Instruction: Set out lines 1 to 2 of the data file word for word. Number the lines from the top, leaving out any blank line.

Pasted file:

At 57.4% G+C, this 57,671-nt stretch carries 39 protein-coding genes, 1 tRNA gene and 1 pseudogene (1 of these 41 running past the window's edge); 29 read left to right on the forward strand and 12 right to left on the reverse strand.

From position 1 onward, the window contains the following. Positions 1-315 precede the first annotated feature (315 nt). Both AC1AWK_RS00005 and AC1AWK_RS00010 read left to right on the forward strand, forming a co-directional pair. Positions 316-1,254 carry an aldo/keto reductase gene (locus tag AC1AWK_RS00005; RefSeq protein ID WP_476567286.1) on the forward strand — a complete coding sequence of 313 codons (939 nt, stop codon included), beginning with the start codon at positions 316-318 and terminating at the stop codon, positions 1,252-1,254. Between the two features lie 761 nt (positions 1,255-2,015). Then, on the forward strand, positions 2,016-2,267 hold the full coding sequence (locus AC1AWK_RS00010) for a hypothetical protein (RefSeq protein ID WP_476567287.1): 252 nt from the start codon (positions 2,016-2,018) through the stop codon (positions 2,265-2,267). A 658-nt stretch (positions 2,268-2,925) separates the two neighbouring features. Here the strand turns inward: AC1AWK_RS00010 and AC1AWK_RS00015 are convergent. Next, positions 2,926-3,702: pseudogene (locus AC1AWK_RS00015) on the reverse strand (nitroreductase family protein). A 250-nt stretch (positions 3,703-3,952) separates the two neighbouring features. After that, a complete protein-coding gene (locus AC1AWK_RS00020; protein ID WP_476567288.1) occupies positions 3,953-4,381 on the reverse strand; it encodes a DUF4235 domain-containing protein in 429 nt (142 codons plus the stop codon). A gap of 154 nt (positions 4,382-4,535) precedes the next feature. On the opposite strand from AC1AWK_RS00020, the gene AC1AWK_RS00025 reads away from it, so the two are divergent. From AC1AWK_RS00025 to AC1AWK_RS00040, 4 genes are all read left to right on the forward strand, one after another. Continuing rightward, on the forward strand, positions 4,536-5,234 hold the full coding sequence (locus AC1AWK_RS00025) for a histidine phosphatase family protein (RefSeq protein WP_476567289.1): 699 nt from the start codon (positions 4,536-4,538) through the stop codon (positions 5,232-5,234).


At 57.4% G+C, this 57,671-nt stretch carries 39 protein-coding genes, 1 tRNA gene and 1 pseudogene (1 of these 41 running past the window's edge); 29 read left to right on the forward strand and 12 right to left on the reverse strand.

From position 1 onward, the window contains the following. Positions 1-315 precede the first annotated feature (315 nt). Both AC1AWK_RS00005 and AC1AWK_RS00010 read left to right on the forward strand, forming a co-directional pair. Positions 316-1,254 carry an aldo/keto reductase gene (locus tag AC1AWK_RS00005; RefSeq protein ID WP_476567286.1) on the forward strand — a complete coding sequence of 313 codons (939 nt, stop codon included), beginning with the start codon at positions 316-318 and terminating at the stop codon, positions 1,252-1,254. Between the two features lie 761 nt (positions 1,255-2,015). Then, on the forward strand, positions 2,016-2,267 hold the full coding sequence (locus AC1AWK_RS00010) for a hypothetical protein (RefSeq protein ID WP_476567287.1): 252 nt from the start codon (positions 2,016-2,018) through the stop codon (positions 2,265-2,267). A 658-nt stretch (positions 2,268-2,925) separates the two neighbouring features. Here the strand turns inward: AC1AWK_RS00010 and AC1AWK_RS00015 are convergent. Next, positions 2,926-3,702: pseudogene (locus AC1AWK_RS00015) on the reverse strand (nitroreductase family protein). A 250-nt stretch (positions 3,703-3,952) separates the two neighbouring features. After that, a complete protein-coding gene (locus AC1AWK_RS00020; protein ID WP_476567288.1) occupies positions 3,953-4,381 on the reverse strand; it encodes a DUF4235 domain-containing protein in 429 nt (142 codons plus the stop codon). A gap of 154 nt (positions 4,382-4,535) precedes the next feature. On the opposite strand from AC1AWK_RS00020, the gene AC1AWK_RS00025 reads away from it, so the two are divergent. From AC1AWK_RS00025 to AC1AWK_RS00040, 4 genes are all read left to right on the forward strand, one after another. Continuing rightward, on the forward strand, positions 4,536-5,234 hold the full coding sequence (locus AC1AWK_RS00025) for a histidine phosphatase family protein (RefSeq protein WP_476567289.1): 699 nt from the start codon (positions 4,536-4,538) through the stop codon (positions 5,232-5,234).